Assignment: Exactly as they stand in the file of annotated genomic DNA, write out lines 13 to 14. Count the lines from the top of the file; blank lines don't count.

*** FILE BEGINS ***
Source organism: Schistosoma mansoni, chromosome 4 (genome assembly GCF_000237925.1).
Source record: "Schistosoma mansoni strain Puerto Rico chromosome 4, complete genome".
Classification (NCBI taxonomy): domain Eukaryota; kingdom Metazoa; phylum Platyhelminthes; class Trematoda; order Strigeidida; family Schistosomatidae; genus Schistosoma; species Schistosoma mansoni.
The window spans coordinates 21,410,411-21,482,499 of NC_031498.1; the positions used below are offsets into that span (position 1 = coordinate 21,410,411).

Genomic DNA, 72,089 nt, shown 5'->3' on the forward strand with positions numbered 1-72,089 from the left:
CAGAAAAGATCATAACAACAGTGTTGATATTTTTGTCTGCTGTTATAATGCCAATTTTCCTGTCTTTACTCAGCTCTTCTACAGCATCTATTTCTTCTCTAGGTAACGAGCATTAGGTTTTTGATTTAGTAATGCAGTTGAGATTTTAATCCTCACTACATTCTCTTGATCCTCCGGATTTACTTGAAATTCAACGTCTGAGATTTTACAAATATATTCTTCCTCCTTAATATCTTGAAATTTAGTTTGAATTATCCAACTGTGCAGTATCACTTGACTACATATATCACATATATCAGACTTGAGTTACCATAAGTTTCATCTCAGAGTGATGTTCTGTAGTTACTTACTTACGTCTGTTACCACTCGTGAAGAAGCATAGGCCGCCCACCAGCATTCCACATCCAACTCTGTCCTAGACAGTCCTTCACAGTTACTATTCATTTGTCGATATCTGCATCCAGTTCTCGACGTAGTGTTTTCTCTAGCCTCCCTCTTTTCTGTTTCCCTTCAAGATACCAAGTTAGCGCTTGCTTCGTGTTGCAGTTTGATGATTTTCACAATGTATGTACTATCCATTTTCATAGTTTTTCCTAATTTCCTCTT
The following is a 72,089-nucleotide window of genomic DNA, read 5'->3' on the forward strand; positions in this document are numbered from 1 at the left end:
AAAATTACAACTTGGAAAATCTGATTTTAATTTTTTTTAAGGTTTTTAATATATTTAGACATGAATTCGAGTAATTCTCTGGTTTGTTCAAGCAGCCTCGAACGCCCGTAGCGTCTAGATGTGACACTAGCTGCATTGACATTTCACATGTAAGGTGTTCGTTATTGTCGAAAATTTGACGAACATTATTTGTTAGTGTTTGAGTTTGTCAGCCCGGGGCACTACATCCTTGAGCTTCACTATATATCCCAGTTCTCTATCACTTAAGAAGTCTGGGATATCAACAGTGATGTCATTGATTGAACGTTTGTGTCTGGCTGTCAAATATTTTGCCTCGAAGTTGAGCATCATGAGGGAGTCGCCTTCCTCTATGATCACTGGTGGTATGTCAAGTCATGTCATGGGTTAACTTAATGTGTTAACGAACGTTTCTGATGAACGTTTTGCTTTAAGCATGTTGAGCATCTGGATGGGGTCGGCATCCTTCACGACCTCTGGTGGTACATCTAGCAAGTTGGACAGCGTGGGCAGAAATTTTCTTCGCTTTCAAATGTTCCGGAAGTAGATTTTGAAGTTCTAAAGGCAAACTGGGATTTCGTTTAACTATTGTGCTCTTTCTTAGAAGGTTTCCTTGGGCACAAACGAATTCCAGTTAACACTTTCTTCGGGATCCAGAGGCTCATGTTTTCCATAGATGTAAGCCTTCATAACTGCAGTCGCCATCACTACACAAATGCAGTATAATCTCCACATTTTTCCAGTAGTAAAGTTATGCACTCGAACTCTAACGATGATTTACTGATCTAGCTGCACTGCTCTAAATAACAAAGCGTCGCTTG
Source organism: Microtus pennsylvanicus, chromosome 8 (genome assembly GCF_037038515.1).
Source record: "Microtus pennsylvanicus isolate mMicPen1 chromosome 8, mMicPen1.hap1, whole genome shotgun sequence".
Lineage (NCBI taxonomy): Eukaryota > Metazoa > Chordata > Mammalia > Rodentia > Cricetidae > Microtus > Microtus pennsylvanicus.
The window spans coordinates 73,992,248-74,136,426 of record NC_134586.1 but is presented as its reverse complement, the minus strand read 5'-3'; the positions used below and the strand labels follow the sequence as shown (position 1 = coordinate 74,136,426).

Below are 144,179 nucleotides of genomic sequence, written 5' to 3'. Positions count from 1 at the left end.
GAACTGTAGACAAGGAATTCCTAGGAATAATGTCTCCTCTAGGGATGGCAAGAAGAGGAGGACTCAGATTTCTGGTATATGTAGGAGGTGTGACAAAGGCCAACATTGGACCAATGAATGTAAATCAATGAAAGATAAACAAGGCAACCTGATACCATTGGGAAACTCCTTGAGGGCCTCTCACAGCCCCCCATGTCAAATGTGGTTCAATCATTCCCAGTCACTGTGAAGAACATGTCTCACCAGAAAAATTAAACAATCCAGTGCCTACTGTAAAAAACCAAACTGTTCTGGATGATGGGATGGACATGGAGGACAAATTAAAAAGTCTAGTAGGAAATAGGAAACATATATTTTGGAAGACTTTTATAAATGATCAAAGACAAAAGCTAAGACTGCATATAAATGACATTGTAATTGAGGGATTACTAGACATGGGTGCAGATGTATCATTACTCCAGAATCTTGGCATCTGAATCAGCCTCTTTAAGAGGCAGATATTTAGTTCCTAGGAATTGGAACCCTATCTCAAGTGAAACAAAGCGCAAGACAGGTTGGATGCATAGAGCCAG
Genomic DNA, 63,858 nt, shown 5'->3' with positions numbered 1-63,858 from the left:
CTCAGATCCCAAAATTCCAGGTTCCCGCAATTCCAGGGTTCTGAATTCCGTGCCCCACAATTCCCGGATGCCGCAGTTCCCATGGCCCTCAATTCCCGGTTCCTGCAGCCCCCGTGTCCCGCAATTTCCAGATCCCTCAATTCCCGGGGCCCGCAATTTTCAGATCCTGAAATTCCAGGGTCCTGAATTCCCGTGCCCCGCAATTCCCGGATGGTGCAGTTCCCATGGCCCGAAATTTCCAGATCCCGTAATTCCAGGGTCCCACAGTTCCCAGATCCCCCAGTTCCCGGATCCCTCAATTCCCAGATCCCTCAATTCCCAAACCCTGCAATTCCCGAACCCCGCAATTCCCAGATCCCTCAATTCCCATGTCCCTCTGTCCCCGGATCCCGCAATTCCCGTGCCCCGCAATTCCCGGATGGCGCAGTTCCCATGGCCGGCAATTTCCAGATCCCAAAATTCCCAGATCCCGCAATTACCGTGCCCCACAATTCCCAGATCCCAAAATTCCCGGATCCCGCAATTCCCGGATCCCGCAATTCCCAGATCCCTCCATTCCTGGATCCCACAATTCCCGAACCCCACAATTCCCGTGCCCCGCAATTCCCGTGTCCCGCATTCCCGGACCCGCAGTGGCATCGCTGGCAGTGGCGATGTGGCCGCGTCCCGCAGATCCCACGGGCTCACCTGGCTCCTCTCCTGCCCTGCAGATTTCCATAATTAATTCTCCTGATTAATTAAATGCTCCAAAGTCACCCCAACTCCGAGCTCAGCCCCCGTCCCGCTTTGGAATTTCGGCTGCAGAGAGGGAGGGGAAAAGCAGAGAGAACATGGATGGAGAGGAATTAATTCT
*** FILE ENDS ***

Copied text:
Below are 144,179 nucleotides of genomic sequence, written 5' to 3'. Positions count from 1 at the left end.
GAACTGTAGACAAGGAATTCCTAGGAATAATGTCTCCTCTAGGGATGGCAAGAAGAGGAGGACTCAGATTTCTGGTATATGTAGGAGGTGTGACAAAGGCCAACATTGGACCAATGAATGTAAATCAATGAAAGATAAACAAGGCAACCTGATACCATTGGGAAACTCCTTGAGGGCCTCTCACAGCCCCCCATGTCAAATGTGGTTCAATCATTCCCAGTCACTGTGAAGAACATGTCTCACCAGAAAAATTAAACAATCCAGTGCCTACTGTAAAAAACCAAACTGTTCTGGATGATGGGATGGACATGGAGGACAAATTAAAAAGTCTAGTAGGAAATAGGAAACATATATTTTGGAAGACTTTTATAAATGATCAAAGACAAAAGCTAAGACTGCATATAAATGACATTGTAATTGAGGGATTACTAGACATGGGTGCAGATGTATCATTACTCCAGAATCTTGGCATCTGAATCAGCCTCTTTAAGAGGCAGATATTTAGTTCCTAGGAATTGGAACCCTATCTCAAGTGAAACAAAGCGCAAGACAGGTTGGATGCATAGAGCCAG